Demise of Adult Education
Failure to address the basic skills needs of the state will have lasting negative impacts on hundreds of thousands of Californians as well as the state’s economy and social climate. The Governor and Legislature should reexamine the implementation of K-12 budgetary flexibility for adult education funds, and the resulting redirection of funds intended to support these programs, to determine if this practice is consistent with California’s current social and economic needs. As part of the 2009-10 State Budget, K-12 school districts were given the authority to redirect categorical program funding originally appropriated for specified programs. As a result, roughly $634 million in Adult Education funds were made available for school districts to shift to support other K-12 categorical programs that had experienced deep funding cuts. Based on recent estimates, school districts have exercised this option and transferred approximately $300 million out of Adult Education programs. It is important to note that the decision to redirect funds is made at the district level and therefore program implementation varies from district to district. Statewide, the substantial reduction in support for K-12 adult education programs has resulted in increased demand on community colleges to provide education to this population in addition to current students’ needs for noncredit and credit basic skills courses. Unfortunately, due to budget cuts, community colleges do not have the capacity to expand course offerings to meet this increased demand. As a result, large numbers of adults in need of basic skills education have gone unassisted. In addition, the considerable local variation in programmatic decisions by K-12 districts has resulted in a fractured system of basic skills delivery to an already needy yet essential segment of the California population.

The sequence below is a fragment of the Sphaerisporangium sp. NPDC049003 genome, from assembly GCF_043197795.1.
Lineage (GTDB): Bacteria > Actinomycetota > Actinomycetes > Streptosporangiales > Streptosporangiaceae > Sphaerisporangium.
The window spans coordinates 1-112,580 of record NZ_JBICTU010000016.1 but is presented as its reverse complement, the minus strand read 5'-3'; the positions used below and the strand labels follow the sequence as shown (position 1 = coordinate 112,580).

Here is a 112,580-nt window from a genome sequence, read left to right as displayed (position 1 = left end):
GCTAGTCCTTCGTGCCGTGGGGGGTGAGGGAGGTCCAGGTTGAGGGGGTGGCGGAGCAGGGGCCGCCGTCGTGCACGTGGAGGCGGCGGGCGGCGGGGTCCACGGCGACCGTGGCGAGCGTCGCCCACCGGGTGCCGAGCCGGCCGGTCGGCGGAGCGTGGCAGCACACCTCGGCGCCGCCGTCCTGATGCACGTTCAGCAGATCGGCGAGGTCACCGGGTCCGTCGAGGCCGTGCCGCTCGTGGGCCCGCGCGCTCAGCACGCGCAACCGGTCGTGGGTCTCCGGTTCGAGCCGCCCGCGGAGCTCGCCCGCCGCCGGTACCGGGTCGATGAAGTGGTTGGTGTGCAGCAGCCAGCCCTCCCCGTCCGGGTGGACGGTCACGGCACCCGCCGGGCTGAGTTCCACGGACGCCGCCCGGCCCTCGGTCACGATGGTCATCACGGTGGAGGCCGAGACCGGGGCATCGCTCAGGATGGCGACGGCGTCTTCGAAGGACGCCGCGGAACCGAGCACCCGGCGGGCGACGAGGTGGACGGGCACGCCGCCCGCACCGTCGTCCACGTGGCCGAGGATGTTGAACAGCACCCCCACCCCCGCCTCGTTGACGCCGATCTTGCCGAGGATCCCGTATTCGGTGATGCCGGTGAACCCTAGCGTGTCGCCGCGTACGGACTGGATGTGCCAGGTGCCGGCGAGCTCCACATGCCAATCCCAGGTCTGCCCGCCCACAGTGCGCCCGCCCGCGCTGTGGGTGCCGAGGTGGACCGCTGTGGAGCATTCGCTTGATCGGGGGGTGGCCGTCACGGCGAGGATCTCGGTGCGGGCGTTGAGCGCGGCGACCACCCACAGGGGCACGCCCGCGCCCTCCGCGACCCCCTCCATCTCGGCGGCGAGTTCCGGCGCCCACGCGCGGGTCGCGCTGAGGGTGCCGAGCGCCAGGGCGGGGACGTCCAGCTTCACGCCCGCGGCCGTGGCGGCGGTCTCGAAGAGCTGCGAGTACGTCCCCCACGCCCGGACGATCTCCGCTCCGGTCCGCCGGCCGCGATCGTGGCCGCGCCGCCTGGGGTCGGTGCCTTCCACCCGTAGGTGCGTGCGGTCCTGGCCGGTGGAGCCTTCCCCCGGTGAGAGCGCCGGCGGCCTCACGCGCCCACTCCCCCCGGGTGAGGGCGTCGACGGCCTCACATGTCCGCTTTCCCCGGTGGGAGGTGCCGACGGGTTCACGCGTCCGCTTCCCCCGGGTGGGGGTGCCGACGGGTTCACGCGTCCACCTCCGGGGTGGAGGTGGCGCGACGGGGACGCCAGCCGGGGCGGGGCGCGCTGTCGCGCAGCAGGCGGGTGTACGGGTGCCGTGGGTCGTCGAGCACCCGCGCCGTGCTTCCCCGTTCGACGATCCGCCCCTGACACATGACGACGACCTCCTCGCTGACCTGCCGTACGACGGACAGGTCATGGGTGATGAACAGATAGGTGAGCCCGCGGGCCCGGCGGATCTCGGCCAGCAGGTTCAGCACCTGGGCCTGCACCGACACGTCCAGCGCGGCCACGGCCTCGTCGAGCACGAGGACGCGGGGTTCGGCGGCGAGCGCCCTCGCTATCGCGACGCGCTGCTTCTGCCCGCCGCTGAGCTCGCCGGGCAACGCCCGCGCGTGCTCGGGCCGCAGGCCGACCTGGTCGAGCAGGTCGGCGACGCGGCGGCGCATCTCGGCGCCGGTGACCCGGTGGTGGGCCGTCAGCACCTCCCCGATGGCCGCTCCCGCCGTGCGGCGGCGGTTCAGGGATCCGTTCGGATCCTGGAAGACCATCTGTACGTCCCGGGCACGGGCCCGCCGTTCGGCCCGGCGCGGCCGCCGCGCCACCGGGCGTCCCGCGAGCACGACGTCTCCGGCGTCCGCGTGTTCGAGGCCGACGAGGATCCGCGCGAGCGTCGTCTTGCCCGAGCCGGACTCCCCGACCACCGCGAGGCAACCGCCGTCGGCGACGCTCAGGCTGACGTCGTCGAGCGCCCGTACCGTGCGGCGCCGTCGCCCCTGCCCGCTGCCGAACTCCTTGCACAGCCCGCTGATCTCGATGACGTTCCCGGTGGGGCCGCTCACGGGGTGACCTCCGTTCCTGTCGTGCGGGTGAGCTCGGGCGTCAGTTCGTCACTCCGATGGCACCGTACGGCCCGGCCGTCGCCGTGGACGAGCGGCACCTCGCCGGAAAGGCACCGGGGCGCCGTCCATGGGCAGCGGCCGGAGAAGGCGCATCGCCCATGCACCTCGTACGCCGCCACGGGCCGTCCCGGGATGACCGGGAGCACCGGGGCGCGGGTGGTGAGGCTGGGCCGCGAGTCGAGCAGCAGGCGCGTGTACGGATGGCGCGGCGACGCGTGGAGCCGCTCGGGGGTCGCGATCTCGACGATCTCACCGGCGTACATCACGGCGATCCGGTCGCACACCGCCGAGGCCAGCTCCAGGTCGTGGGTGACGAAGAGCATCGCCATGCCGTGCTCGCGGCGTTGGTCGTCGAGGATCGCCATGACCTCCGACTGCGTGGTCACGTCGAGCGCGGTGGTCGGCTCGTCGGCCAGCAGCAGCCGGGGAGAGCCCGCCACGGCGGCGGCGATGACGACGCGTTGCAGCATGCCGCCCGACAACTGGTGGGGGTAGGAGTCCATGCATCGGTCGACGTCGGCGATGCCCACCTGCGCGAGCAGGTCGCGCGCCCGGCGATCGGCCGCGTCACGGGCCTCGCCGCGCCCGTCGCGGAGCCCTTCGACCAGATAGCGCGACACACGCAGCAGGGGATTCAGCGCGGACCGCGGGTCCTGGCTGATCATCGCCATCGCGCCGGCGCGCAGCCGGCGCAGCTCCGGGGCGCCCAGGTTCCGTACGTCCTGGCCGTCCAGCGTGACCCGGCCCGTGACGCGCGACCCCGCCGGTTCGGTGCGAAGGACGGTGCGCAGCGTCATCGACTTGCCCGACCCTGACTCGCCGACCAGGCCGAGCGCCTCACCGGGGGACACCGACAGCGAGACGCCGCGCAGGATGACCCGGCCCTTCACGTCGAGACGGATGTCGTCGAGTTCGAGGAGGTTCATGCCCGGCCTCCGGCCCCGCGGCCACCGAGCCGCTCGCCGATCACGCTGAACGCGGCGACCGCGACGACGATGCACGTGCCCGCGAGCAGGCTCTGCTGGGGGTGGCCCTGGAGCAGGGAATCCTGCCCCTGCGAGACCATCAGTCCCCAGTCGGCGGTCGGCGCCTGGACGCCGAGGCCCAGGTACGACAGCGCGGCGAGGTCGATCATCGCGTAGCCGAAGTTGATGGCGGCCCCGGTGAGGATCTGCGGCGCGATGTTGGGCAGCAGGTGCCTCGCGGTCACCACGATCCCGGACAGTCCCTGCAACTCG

Need for Legislative and Gubernatorial Direction
State leaders need to determine if the current flexibility over K-12 adult education funds is consistent with state economic and social needs and whether these funds should be rededicated to serving basic skills needs. They should also determine whether these programs would best be placed in the K-12 or community college system and provide funding commensurate with the task.*
FROM FALL 2011:
"Resolved, That the Academic Senate for California Community Colleges recommend that the Board of Governors urge the Legislature to assign responsibility for adult education to the California community colleges but only if sufficient funding to address this mission is provided." (http://www.asccc.org/resolutions/assign-responsibility-adult-education-california-community-colleges)
FROM FALL 1993:
"Community colleges should be responsible for all adult education in California. The college’s successful and cost-effective record of serving adults seeking basic skills, ESL and work place training is testament to their ability to serve such students. The State of California and its taxpayers would benefit from assigning this task exclusively to our community colleges and eliminating the duplicate services now provided by K-12." http://www.ccleague.org/files/public/Publications/FacingMillennium.pdf